Taliban insurgents in army uniform stormed Intercontinental Hotel in Afghanistan's capital, triggering a 13-hour gun battle with security forces. Officials say the dead included 14 foreigners, 11 of them employees of KamAir, a private Afghan airline.

An Afghan security personnel stands guard as smoke billows from the Intercontinental Hotel during a fight between Taliban fighters and Afghan security forces in Kabul on January 21, 2018.
An Afghan security personnel stands guard as smoke billows from the Intercontinental Hotel during a fight between Taliban fighters and Afghan security forces in Kabul on January 21, 2018. (AFP)

A Taliban assault on the Intercontinental Hotel in Afghanistan's capital killed at least 30 people, including 14 foreigners, and pinned security forces down for more than 13 hours before the last attacker was killed on Sunday, with the casualty toll expected to rise.

The heavily-guarded luxury hotel is popular among foreigners and Afghan officials. 

Wahid Majroh, a spokesman for the ministry of public health, said that 19 bodies had been brought into city hospitals, with six identified as foreigners.

However a senior Afghan security official, who spoke on condition of anonymity because he was not authorised to talk to the media, said the death toll was over 30 and might climb higher. 

The dead included hotel staff and guests as well as members of the security forces who fought the attackers.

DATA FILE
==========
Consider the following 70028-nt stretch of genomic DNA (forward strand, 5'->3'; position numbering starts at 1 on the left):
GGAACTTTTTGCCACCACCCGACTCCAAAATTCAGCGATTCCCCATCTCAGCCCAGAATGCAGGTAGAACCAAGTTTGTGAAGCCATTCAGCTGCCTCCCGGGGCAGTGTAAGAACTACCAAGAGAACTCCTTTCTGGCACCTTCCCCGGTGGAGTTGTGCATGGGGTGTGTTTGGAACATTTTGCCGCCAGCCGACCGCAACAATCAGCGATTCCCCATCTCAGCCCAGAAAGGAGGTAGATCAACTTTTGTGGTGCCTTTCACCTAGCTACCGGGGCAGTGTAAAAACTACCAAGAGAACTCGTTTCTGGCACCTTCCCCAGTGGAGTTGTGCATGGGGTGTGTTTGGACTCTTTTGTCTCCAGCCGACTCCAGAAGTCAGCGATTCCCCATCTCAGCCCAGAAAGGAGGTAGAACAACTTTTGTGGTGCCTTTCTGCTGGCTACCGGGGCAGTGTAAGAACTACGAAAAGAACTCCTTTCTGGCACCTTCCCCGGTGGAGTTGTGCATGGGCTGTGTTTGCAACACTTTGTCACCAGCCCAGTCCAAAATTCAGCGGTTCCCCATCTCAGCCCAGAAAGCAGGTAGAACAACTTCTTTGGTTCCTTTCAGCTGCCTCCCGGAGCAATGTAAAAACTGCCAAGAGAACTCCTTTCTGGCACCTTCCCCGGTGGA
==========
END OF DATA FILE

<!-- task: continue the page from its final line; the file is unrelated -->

All five attackers were also killed, interior ministry spokesman Najib Danish said.

"11 of the 14 foreigners killed were employees of KamAir, a private Afghan airline," said Danish. KamAir also put out an announcement saying some of their flights were disrupted because of the attack.

Ukraine said one of its citizens was killed in the attack. Vasyl Kyrylych, a spokesman for the Ukrainian Foreign Ministry, announced the death of the Ukrainian citizen in a brief statement on Twitter, without providing further details. 

Afghan officials did not identify the foreigner killed in the attack.

Ten other people, including six from the security forces, were reported wounded and more than 150 people, including 41 foreigners, were rescued from the hotel, Danish said.

The Afghan Taliban claimed the attack, saying five gunmen armed with suicide vests targeted foreigners and Afghan officials. 

The group's spokesman Zabihullah Mujahid said the insurgents initially planned to attack the hotel on Thursday night but postponed the assault because there was a wedding underway and they wanted to avoid civilian casualties. 

Afghanistan's ambassador to Pakistan, Omar Zakhilwal said those killed in the attack also included Abdullah Waheed Poyan, Afghanistan's Karachi consulate head.

As day broke on Sunday, thick clouds of black smoke could be seen pouring from the building. Several armoured US military vehicles with heavy machine guns could be seen close to the hotel along with Afghan police units.

The raid came just days after a US embassy warning of possible attacks on hotels in Kabul.